Missile destroyer USS Laboon releases virtual tour in honor of Memorial Day

Posted at 6:48 AM, May 25, 2020
and last updated 2020-05-25 06:48:56-04

NORFOLK, Va. - The Arleigh Burke-class guided-missile destroyer USS Laboon released a virtual ship tour video in honor of Memorial Day.

The Navy says the video project is just one way they continue to bridge the gap virtually through outreach to communities around the nation while social distancing and precautionary measures are in place, which prevented travel for ship/port visits, Navy Weeks and Fleet Weeks.

After the video’s open, tour guide Lt. Robert Reichardt took the virtual tour group up to the foc’sle, or forward part of the ship, to show them around and explain that they are pierside at Naval Station Norfolk, the largest Naval Base in the world. The ship’s operations officer then informed the virtual audience about the ship’s 25th birthday and their namesake, as he led them around his ship.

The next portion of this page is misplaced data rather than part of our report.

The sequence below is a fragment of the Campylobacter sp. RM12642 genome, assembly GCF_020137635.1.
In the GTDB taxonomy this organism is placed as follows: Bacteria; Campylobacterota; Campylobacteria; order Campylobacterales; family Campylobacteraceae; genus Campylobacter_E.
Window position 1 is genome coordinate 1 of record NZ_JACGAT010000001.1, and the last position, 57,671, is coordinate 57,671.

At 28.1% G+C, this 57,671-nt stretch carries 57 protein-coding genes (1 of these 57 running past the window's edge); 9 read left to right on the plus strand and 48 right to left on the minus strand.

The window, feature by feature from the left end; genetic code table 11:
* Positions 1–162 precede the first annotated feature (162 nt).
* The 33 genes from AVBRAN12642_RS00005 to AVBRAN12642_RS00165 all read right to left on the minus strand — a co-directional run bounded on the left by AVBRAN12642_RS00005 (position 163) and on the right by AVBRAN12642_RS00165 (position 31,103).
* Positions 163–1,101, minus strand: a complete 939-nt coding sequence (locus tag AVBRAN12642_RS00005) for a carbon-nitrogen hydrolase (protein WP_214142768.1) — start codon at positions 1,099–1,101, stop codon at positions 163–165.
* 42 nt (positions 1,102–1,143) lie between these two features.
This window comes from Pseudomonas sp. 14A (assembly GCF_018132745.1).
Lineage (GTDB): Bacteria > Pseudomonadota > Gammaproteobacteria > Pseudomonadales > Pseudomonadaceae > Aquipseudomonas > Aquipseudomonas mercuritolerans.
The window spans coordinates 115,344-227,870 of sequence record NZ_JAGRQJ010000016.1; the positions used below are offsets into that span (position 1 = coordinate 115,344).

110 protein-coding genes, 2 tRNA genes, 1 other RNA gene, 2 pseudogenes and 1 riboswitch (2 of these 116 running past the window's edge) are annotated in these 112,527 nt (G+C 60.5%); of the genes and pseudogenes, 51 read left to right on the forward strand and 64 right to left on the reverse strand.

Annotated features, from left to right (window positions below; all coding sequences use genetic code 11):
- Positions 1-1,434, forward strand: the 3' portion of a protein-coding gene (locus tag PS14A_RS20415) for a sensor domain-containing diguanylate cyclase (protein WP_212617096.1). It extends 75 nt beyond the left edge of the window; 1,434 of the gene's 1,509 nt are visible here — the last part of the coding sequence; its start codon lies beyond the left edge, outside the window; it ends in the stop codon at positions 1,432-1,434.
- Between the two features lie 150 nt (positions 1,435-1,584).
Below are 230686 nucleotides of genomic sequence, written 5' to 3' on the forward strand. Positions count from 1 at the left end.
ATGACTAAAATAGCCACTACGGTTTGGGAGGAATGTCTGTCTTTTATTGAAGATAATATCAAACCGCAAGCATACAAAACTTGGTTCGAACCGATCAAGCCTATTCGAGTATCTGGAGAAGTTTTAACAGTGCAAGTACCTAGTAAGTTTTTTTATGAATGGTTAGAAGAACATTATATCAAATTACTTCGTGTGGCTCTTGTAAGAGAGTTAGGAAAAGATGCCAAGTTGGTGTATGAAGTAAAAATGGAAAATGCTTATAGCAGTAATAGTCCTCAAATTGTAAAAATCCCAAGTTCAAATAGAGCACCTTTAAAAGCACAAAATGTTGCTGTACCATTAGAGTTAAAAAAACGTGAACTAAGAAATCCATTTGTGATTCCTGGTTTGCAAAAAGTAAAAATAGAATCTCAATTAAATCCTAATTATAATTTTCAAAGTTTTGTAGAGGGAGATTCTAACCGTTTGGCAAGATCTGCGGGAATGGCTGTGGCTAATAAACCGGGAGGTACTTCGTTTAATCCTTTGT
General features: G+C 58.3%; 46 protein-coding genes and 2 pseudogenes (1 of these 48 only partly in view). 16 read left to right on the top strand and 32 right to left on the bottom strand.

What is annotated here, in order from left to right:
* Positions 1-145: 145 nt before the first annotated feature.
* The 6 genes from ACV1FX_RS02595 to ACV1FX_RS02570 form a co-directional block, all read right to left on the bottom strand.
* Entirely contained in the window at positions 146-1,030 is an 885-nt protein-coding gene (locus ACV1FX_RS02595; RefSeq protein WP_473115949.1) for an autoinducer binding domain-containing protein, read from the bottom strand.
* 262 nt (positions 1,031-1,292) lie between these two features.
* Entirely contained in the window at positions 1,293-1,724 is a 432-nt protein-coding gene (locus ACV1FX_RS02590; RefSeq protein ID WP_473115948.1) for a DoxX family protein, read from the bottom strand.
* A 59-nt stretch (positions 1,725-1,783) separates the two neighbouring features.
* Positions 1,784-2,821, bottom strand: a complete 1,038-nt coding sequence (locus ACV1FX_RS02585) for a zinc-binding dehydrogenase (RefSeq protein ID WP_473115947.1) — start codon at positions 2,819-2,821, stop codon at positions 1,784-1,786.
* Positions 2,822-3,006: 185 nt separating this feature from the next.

The guided-missile destroyer is named for a Pittsburgh, Pa., native who left there to serve his country and became a true Naval hero.

“The ship is named for ‘Father Jake’ Laboon; that’s our namesake,” said Reichardt. “‘Father Jake’ did great things for the Chaplain Corps and the Navy as a whole.”

After attending Carnegie Technical Institute (now Carnegie Mellon University), the Navy says he was commissioned at the Naval Academy and served in submarines in World War II. During a Western Pacific patrol, while under intense enemy fire, he rescued a downed pilot from heavily-mined waters and was awarded the Silver Star. Shortly after the war, he left the Navy only to be called back to duty as a Chaplain and become “Father Jake.”

Reichardt also told the virtual audience about the guided-missile destroyer, its mission and purpose, how it was both the first and also the most recent destroyer to fire the Tomahawk missile. He and fellow tour guides led the audience around the ship, through the mess decks where the crew takes their meals, to the pilot house, where the ship is driven.

To be taken to the virtual tour of the USS Laboon , click here.